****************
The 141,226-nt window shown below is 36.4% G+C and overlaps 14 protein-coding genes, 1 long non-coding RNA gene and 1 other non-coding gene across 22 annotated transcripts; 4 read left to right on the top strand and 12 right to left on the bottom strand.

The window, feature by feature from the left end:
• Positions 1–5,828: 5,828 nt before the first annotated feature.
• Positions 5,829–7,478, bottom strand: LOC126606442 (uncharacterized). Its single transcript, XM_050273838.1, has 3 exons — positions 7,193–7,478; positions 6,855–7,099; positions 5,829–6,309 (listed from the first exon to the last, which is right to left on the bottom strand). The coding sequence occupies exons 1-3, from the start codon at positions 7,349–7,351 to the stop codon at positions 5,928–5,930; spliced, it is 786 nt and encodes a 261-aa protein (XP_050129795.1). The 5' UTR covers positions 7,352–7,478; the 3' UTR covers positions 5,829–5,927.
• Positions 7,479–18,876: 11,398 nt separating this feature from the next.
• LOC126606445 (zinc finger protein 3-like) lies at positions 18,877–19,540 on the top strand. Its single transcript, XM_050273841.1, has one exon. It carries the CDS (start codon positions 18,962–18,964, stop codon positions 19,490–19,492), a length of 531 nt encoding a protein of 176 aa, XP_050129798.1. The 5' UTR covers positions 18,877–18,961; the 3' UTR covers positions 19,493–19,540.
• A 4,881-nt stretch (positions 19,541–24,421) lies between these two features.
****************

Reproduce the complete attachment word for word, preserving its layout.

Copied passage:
The 141,226-nt window shown below is 36.4% G+C and overlaps 14 protein-coding genes, 1 long non-coding RNA gene and 1 other non-coding gene across 22 annotated transcripts; 4 read left to right on the top strand and 12 right to left on the bottom strand.

The window, feature by feature from the left end:
• Positions 1–5,828: 5,828 nt before the first annotated feature.
• Positions 5,829–7,478, bottom strand: LOC126606442 (uncharacterized). Its single transcript, XM_050273838.1, has 3 exons — positions 7,193–7,478; positions 6,855–7,099; positions 5,829–6,309 (listed from the first exon to the last, which is right to left on the bottom strand). The coding sequence occupies exons 1-3, from the start codon at positions 7,349–7,351 to the stop codon at positions 5,928–5,930; spliced, it is 786 nt and encodes a 261-aa protein (XP_050129795.1). The 5' UTR covers positions 7,352–7,478; the 3' UTR covers positions 5,829–5,927.
• Positions 7,479–18,876: 11,398 nt separating this feature from the next.
• LOC126606445 (zinc finger protein 3-like) lies at positions 18,877–19,540 on the top strand. Its single transcript, XM_050273841.1, has one exon. It carries the CDS (start codon positions 18,962–18,964, stop codon positions 19,490–19,492), a length of 531 nt encoding a protein of 176 aa, XP_050129798.1. The 5' UTR covers positions 18,877–18,961; the 3' UTR covers positions 19,493–19,540.
• A 4,881-nt stretch (positions 19,541–24,421) lies between these two features.